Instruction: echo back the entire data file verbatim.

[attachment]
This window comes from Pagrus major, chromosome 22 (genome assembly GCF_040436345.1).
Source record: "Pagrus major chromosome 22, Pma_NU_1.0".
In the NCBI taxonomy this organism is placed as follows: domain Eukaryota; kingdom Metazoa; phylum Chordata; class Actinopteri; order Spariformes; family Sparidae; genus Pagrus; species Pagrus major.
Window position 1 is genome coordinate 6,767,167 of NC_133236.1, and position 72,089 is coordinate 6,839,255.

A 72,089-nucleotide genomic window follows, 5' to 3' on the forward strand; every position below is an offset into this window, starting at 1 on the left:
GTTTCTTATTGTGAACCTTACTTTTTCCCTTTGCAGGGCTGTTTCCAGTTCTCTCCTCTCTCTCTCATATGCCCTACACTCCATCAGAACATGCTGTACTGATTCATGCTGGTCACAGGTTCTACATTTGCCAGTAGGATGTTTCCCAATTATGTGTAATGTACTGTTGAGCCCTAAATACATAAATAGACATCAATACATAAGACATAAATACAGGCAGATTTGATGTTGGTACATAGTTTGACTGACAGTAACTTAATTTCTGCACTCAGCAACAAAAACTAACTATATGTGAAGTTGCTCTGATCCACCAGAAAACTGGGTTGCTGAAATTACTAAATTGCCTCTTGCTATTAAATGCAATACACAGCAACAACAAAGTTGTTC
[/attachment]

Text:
This window comes from Pagrus major, chromosome 22 (genome assembly GCF_040436345.1).
Source record: "Pagrus major chromosome 22, Pma_NU_1.0".
In the NCBI taxonomy this organism is placed as follows: domain Eukaryota; kingdom Metazoa; phylum Chordata; class Actinopteri; order Spariformes; family Sparidae; genus Pagrus; species Pagrus major.
Window position 1 is genome coordinate 6,767,167 of NC_133236.1, and position 72,089 is coordinate 6,839,255.

A 72,089-nucleotide genomic window follows, 5' to 3' on the forward strand; every position below is an offset into this window, starting at 1 on the left:
GTTTCTTATTGTGAACCTTACTTTTTCCCTTTGCAGGGCTGTTTCCAGTTCTCTCCTCTCTCTCTCATATGCCCTACACTCCATCAGAACATGCTGTACTGATTCATGCTGGTCACAGGTTCTACATTTGCCAGTAGGATGTTTCCCAATTATGTGTAATGTACTGTTGAGCCCTAAATACATAAATAGACATCAATACATAAGACATAAATACAGGCAGATTTGATGTTGGTACATAGTTTGACTGACAGTAACTTAATTTCTGCACTCAGCAACAAAAACTAACTATATGTGAAGTTGCTCTGATCCACCAGAAAACTGGGTTGCTGAAATTACTAAATTGCCTCTTGCTATTAAATGCAATACACAGCAACAACAAAGTTGTTC